The Vodacom Cup – South Africa’s developmental competition for the provincial teams not involved in SuperRugby – has entered the semi-final stage with overseas visitors Kenya no longer in contention but the tournament did offer the African country the chance to further grow their 15-a-side team.
The Kenyans played as the Tusker Simba XV and although they only won a single match – their opening encounter against the Eastern Province Kings – the fact that they did not finish last in their section provided some comfort.
Kenya were invited by the South African Rugby Union, as part of their mandate to help improve and develop the game in Africa, to take the place of Argentinian side Pampas XV and the east Africans were only too happy to take part, giving a crucial boost to their preparations for the final African World Cup qualifier to be played in Madagascar from June 26.
Namibia have been the African qualifiers for all seven Rugby World Cups and so the rest of the continent are trying to close the gap with them. Zimbabwe and Madagascar are the other countries still in the running for 2015 in England.
Encouragingly for Kenya, the Tusker Simba XV performed no worse than Namibia’s Welwitschias did when they played in the Vodacom Cup in 2010/11 and lost 13 of their 15 matches, winning once and drawing the other game.
And the Tusker Simba XV also suffered some misfortune, losing two of their matches – against Border and Boland – in the final minute.
“It was a great experience and, as we try and qualify for the World Cup, the best thing is to play more games. Last year we won the Africa Cup in Madagascar, but that was only with some games before that. The only way to change that was playing in the Vodacom Cup, and it has been a huge success,” Kenya coach Jerome Paarwater said.
A lack of conditioning was one of the concessions the Tusker Simba XV had to make against almost entirely professional opposition, but the size and attacking promise the Kenyans showed was enough to suggest the 15-a-side team could follow their sevens counterparts up the world rankings.
“Size is certainly not a problem with the Kenyan players, but there is a lack of facilities in Kenya for them to work on their conditioning, which you need to be competitive against professional players for a full 80 minutes.
“But we’re getting them a bit stronger and bigger and the skills levels are improving, so those are positives,” Paarwater, the former Western Province loose forward, said.
“The sevens background of the players means they’re not afraid to attack, it comes naturally to them. It helps that our two wings [Leonard Mugaisi and Dennis Osinde] are both pacy and strong, both around 108/109kg.”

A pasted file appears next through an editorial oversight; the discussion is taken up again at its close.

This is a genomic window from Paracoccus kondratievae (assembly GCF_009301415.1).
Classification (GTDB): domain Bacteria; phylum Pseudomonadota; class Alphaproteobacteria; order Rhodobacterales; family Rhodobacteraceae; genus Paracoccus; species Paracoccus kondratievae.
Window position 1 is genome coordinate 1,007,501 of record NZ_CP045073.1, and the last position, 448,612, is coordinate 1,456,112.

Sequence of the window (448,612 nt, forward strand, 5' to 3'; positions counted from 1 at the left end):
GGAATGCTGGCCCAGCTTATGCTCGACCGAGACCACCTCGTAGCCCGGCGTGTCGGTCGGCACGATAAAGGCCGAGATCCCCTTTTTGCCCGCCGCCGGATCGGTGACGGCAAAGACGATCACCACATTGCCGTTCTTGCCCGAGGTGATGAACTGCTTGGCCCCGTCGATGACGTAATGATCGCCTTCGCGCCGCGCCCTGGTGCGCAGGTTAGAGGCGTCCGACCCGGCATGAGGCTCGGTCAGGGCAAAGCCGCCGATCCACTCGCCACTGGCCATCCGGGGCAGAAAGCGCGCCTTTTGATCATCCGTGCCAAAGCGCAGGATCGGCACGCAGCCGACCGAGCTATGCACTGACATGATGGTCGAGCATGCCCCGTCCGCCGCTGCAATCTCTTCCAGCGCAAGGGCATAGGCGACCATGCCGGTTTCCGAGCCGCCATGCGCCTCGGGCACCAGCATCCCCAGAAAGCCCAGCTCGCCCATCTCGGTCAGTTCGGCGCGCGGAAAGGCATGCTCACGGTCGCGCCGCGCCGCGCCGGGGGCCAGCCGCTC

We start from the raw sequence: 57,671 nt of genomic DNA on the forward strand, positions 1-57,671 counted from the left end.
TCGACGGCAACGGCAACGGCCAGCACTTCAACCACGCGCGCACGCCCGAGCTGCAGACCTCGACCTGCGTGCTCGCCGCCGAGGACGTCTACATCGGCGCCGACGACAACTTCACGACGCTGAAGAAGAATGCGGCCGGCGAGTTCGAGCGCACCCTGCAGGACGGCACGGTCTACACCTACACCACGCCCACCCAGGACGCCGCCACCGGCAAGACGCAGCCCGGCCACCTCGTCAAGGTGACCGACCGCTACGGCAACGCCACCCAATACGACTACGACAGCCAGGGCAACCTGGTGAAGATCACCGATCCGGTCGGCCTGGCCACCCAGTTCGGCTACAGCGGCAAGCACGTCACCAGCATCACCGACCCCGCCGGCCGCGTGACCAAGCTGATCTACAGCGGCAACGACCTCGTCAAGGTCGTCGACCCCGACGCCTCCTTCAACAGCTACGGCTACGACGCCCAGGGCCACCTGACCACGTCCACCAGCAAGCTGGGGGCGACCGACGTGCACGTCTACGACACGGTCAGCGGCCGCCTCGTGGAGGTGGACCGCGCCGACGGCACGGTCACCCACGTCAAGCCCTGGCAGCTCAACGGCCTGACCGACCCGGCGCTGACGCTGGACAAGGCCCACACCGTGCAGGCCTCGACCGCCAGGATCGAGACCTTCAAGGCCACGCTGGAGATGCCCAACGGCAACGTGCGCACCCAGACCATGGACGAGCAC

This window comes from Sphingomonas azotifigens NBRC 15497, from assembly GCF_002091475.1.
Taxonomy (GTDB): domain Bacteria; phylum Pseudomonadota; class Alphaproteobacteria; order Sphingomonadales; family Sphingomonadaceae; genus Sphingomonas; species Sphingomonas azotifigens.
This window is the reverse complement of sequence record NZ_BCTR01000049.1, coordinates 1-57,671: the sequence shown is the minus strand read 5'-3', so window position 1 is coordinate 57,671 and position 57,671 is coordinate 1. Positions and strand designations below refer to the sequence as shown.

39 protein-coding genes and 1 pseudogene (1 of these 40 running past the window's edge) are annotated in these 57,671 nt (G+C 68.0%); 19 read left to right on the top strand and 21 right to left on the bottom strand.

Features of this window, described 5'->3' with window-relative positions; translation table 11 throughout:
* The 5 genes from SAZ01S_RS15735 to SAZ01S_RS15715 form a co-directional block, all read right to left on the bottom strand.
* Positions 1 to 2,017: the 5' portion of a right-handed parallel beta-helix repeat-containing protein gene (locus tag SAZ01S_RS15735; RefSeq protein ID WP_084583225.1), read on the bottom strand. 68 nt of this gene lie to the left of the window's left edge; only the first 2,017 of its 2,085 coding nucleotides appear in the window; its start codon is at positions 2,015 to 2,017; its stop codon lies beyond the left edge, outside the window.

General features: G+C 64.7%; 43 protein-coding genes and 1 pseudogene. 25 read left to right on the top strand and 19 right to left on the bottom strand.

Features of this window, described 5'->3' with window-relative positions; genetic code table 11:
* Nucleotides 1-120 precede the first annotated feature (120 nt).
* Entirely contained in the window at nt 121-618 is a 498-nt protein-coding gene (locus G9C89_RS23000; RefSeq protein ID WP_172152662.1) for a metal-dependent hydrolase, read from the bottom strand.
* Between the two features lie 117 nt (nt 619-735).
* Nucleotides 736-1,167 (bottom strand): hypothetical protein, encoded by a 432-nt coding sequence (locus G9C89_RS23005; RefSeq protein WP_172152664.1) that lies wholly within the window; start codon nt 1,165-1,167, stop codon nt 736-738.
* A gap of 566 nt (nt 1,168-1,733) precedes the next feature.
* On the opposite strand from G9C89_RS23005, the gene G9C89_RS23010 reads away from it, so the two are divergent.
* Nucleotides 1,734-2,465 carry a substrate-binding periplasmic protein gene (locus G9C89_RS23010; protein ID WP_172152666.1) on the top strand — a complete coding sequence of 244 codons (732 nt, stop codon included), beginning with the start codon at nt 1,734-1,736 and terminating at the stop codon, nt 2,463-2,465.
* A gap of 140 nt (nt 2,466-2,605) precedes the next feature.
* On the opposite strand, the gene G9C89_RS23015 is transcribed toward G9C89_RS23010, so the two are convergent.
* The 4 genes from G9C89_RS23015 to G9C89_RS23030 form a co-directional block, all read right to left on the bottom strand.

The scrummaging – built around huge identical twins Joseph and James Kang’ethe – was also solid, although they did attract some yellow cards, Paarwater explaining that “The twin props are very aggressive and I think that scared the referees a bit”.
While Kenya’s urban areas are relatively wealthy and modern, 75% of the population work in the agricultural sector and food security is an issue – 38% of the population live in poverty. So there are socio-economic issues that hold rugby back too.
While the International Rugby Board insist that the Kenya Rugby Union find their own sponsors, they are involved in growing the game amongst the youth. Programs like Get Into Rugby ensure that kids that would normally just be herding cows get a chance to experience the beautiful oval-ball game.
“The IRB are heavily involved with development and the U19 team, which is great because Kenya rugby has to step up their junior structures, that is the future. The IRB fund development programs and they’ve given our Sevens team lots of help too.
“It’s good that the Kenya Rugby Union have had to find their own sponsors, it means they don’t just ask for handouts,” Paarwater said.
The Western Province Rugby Union in South Africa, from whom Paarwater has been seconded, have also been a great help, also providing medical supplies.
There’s nothing ham-fisted about the way rugby is being grown in Kenya, as the remarkable success of their Sevens side shows, and they are becoming a growing force in African 15s as well.
“They’re quite jacked up and really serious about rugby in Kenya, including women’s rugby. They’re always trying to improve,” Paarwater said.
And it certainly looks like they are succeeding.